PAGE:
U2 sued by British musician who claims band’s song “The Fly” rips off one of his tunes

Joseph Okpako/RedfernsA British songwriter and guitarist has swatted U2 with a $5 million copyright-infringement lawsuit claiming that the Irish rockers ripped off one of his compositions for their 1991 tune "The Fly." The New York Daily News reports that Paul Rose, who now lives in New York, named U2's four members and their label in his suit, which was filed Monday in a Manhattan federal court.

In the lawsuit, Rose alleges that "'The Fly' copied and incorporated substantial, distinct, important and recognizable portions" of a 1989 song he wrote called "Nae Slappin," which he copyrighted in 1991. Among the key elements the suit claims U2 copied are Rose's tune's guitar hook and solo, and its driving percussion.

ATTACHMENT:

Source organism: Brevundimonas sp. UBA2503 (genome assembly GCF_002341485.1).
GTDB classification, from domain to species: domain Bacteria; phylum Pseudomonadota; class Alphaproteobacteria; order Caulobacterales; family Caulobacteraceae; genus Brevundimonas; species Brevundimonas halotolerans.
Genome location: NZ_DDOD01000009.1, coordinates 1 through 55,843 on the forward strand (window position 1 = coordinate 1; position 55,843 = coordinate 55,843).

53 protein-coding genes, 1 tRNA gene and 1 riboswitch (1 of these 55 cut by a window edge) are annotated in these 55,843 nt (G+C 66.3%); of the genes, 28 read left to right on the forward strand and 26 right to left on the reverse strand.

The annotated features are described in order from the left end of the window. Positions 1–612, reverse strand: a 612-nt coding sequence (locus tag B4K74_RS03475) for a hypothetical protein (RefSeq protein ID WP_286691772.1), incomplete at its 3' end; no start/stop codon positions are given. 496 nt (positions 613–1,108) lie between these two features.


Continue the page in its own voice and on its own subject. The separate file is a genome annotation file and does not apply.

According to the suit, Rose's agent had a demo tape of "Nae Slappin" passed along to executives at Island Records, U2's longtime label, in 1989, while pointing out that the band recorded "The Fly" the following year. The lawsuit maintains that Paul's song was "played and repeatedly listened to in the Island Records office," while noting that U2 also frequently spent time in the offices during that period.

The suit proposes that the songs are too similar for U2 to have accidentally come up with "The Fly" without hearing "Nae Slappin." The lawsuit maintains that the "Defendants have knowingly been exploiting 'The Fly' without crediting Rose as a writer for more than 25 years." Rose is seeking $5 million plus attorney fees.

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